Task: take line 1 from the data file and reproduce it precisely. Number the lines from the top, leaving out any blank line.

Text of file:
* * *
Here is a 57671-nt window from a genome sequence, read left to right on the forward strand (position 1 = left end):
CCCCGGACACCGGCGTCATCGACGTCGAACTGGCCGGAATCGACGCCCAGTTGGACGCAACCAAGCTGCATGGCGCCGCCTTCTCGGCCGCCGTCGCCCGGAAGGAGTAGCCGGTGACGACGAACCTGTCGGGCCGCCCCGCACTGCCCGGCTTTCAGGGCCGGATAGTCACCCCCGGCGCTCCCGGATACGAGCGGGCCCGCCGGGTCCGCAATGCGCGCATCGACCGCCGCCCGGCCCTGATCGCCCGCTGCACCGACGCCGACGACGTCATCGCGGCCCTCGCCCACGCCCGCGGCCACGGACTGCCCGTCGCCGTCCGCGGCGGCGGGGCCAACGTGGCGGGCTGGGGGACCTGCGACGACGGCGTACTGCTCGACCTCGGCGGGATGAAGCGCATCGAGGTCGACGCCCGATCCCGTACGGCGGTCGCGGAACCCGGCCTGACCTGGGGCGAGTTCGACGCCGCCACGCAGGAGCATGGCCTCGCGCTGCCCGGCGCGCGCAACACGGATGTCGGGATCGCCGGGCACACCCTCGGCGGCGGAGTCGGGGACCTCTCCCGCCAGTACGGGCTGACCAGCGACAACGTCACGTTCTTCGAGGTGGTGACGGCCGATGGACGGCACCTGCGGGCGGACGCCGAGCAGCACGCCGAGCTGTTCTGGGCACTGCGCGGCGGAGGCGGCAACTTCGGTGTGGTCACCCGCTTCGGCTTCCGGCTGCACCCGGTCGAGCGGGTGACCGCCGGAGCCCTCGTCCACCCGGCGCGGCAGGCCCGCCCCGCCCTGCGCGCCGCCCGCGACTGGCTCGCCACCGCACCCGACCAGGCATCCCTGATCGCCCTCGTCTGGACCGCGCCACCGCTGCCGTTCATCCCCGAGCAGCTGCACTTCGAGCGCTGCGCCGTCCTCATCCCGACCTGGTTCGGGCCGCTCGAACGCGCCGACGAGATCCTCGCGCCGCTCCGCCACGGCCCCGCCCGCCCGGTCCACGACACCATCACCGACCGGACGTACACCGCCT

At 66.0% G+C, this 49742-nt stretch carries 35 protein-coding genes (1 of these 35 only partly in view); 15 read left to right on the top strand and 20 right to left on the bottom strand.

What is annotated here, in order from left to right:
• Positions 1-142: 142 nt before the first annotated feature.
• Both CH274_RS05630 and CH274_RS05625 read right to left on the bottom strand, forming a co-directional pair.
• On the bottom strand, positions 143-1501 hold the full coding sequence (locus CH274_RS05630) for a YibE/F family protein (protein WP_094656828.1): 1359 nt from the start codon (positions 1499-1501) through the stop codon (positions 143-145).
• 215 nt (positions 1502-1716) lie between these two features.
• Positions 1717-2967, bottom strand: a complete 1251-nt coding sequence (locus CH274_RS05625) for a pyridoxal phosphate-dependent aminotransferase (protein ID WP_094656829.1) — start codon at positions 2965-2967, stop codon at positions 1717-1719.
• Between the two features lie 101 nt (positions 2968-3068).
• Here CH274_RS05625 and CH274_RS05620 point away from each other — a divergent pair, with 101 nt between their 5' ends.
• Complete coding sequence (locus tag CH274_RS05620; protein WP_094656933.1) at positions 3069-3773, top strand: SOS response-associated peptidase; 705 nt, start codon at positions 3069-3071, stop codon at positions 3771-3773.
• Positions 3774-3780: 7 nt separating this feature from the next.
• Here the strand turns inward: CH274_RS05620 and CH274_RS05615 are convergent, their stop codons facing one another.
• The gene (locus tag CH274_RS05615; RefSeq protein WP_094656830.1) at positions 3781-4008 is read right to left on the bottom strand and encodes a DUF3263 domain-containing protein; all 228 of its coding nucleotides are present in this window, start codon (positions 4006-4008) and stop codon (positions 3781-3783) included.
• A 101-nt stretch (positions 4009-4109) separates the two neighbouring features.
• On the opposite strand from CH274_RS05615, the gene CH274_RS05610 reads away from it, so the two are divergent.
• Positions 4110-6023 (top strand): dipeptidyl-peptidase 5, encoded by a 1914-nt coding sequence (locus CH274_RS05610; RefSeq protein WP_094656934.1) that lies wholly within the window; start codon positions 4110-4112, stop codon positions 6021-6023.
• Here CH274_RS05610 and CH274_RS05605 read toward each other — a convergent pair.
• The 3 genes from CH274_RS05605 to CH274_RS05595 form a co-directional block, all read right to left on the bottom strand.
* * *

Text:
Here is a 57671-nt window from a genome sequence, read left to right on the forward strand (position 1 = left end):